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The rules defining a House in Multiple Occupation (HMO) are changing. ACT NOW!

At present the following criteria must be met for the property to be classed as an HMO:

  1. Comprise 3 or more storeys;
  2. Are occupied by 5 or more people living in two or more single households; and
  3. The occupiers share basic amenities such as bathing and/or cooking facilities.

That will change on 1 October 2018. If you have a licence already, you still need to pay attention to these rules as they may affect you.

he rules defining a House in Multiple Occupation (HMO) are changing. ACT NOW!

At present the following criteria must be met for the property to be classed as an HMO:

  1. Comprise 3 or more storeys;
  2. Are occupied by 5 or more people living in two or more single households; and
  3. The occupiers share basic amenities such as bathing and/or cooking facilities.

That will change on 1 October 2018. If you have a licence already, you still need to pay attention to these rules as they may affect you.

The three storey height criteria will be removed. This means any HMO that is occupied by five or more persons; who form two or more separate households; and who share basic amenities such as a kitchen, bathroom or toilet, will require a licence.

Even if you already have an HMO license, from 1 October 2018, the government will introduce the following additional measures that will apply to you:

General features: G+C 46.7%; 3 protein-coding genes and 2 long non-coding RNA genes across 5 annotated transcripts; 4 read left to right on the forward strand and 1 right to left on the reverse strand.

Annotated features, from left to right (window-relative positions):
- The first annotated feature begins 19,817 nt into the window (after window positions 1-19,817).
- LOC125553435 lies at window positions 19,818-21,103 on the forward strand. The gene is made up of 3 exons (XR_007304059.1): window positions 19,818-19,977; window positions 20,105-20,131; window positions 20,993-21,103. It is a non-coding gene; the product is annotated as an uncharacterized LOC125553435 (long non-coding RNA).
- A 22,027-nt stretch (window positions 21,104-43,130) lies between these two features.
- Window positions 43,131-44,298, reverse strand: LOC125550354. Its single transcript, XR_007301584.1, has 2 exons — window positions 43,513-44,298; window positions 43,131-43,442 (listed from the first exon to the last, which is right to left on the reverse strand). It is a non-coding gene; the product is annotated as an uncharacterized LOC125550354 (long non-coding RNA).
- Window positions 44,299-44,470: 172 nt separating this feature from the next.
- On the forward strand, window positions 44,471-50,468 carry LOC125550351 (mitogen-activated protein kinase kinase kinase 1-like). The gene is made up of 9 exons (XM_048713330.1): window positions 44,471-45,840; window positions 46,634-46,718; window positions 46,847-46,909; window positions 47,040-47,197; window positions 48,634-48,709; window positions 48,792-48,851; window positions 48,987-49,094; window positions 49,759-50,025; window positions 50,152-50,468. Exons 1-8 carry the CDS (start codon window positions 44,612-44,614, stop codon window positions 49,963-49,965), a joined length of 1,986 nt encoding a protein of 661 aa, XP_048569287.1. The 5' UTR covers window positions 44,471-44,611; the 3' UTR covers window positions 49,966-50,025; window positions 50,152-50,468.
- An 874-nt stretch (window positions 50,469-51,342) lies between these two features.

-a minimum floor area for any sleeping accommodation occupied by a single person under 10 years of age to be 4.64m

-a minimum floor area for any sleeping accommodation occupied by a single person of 6.51m²

-a minimum floor area for any sleeping accommodation occupied by two persons of 10.22m²

-adequate arrangements in place for the storage and disposal of household waste, pending collection

These are discretionary measures that may or may not be adopted by your local authority, you ought to check with their licencing team to find out if these points will affect you.

These changes are expected to bring thousands of properties under the new HMO mandatory licensing scheme and there are penalties if landlords don’t comply. If a landlord does not submit a license application by 1st October or falls foul of these provisions, they risk prosecution; an obligation to repay rent to tenants or councils and could face hefty fines and a criminal record.

If you need to apply for a new licence Local Authorities are recommending that applications are submitted ahead of the 1st October because there is no grace period for these licenses to be obtained.

For full guidance on the Government HMO licence changes click here or for the room size rules click here.

To discuss the legalities surrounding your HMO, please call our team on 01484 821 500 or email getmoving@ramsdens.co.uk and we will be in touch.